Directions: Make a table with three points in the same line with 1) a slope not equal to zero 2) and the y-intercept is not a whole number Write the equation for the line. Source: Lane H. Walker

Read More »# Tag Archives: Bryan Anderson

## One Solution, No Solutions, Infinite Solutions

Directions: Using Integers (without repeating any number), fill in the boxes to create the following types of Linear Equations Source: Bryan Anderson

Read More »## Solution of Two Linear Equations

Directions: Using the Integers 0-9 (without duplication), provide four sets of points that represent two distinct lines. These lines can be written as two linear equations. Then provide a fifth point that represents the intersection (or solution) of those equations. Line 1: (__, __) and (__, __) Line 2: (__, __) and (__, __) Solution (__, __) Source: Bryan Anderson

Read More »## Linear Equation with One Solution

Directions: Using Integers 1 to 9 (without repeating any number), fill in the boxes to create a Linear Equations with one solution: Source: Bryan Anderson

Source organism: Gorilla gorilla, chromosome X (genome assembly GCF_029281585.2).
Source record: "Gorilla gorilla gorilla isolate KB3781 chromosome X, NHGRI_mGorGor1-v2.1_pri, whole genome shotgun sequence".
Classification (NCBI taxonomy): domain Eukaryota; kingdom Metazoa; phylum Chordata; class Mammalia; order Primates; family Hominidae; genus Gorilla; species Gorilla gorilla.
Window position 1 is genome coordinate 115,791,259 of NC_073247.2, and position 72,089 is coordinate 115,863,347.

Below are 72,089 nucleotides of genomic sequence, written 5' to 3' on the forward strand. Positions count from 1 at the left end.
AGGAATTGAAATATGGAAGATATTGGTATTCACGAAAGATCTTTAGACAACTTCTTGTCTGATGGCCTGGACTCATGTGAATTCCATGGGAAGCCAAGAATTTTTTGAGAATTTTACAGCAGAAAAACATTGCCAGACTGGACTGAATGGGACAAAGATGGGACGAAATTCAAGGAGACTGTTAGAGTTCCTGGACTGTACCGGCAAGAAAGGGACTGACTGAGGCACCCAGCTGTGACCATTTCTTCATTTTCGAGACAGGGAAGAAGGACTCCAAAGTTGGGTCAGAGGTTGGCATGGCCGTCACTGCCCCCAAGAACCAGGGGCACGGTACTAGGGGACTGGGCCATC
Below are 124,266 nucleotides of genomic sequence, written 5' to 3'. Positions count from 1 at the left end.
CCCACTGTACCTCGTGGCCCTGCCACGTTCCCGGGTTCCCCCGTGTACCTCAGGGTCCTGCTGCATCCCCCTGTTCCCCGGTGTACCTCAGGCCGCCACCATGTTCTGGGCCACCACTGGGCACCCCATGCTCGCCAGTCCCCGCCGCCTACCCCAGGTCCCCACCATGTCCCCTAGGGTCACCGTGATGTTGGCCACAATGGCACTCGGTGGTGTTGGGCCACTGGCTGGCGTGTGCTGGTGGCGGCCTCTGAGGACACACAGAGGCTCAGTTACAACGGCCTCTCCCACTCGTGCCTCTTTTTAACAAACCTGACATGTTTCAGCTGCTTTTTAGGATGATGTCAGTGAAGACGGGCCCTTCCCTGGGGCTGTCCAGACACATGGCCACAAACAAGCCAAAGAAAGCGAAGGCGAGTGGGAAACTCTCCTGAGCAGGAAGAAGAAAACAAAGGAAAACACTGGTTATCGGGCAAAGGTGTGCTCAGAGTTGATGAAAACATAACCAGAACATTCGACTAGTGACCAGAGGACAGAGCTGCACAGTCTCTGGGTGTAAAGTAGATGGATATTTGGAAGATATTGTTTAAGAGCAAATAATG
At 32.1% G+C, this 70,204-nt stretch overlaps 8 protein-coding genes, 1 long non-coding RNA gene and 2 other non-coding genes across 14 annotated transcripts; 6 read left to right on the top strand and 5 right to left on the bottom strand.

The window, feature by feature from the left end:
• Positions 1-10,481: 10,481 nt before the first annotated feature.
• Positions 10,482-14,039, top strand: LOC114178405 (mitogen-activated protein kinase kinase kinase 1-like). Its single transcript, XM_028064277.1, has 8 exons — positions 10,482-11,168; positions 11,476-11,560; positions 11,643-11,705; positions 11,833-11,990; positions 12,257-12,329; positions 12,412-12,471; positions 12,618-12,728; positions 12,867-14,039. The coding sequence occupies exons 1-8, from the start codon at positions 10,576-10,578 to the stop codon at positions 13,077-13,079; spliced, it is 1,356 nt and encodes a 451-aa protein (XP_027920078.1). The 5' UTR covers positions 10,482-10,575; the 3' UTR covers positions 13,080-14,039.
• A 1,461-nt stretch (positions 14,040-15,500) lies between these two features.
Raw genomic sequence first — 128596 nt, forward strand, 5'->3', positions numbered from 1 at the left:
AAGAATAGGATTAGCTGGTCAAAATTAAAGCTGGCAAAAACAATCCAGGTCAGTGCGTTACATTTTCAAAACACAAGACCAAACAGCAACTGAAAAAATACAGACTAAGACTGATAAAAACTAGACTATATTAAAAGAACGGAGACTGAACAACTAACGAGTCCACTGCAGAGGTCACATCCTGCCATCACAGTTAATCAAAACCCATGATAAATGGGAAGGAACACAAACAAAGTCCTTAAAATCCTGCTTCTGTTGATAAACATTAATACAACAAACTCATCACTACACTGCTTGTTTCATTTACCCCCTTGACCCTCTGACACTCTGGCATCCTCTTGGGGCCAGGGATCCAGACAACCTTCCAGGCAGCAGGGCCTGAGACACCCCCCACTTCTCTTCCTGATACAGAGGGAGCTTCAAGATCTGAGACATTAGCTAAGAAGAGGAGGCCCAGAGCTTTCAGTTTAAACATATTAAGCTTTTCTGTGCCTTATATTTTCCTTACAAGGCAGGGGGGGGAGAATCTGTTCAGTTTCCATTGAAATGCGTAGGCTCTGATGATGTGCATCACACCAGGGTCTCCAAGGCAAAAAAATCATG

Read More »## Functions

Directions: List 2 points form a line that satisfies the following (you can use numbers 0-5, but you can only use a number once). Write the equation of the line represented by the points: a) Its rate of change must be larger than 2 b) Its y-intercept must be smaller than 3 c) It must share a point with the …

Read More »## Rational and Irrational Numbers 2

Directions: Using only numbers 1-9 (without repeating any number), fill in the boxes to create the following number types: Source: Bryan Anderson

Read More »## Creating Parallelograms

Directions: Fill in the empty blanks so that you create a paralelogram from the vertex (2,3). You can use whole numbers 1 through 9, but can only use a number once: (__,__),(__,__)and(__,__) Source: Bryan Anderson

Read More »## Creating Rectangles

Directions: Fill in the empty blanks so that you create a rectangle from the vertex (2,3). You can use whole numbers 1 through 9, but can only use a number once: (__,__),(__,__)and(__,__) Source: Bryan Anderson

Read More »## Creating Right Triangles

Directions: Fill in the empty blanks so that you create a right triangle from the vertex (2,3). You can use whole numbers 1 through 9, but can only use a number once: (__,__)and(__,__) Source: Bryan Anderson

Read More »## Comparing Functions

Directions: Using the digits 0-9, at most one time each, create five ordered pair that represent a linear function that has a greater rate of change than the following: (___,___) (___,___) (___,___) (___,___) (___,___) How many different ones are there? Source: Bryan Anderson

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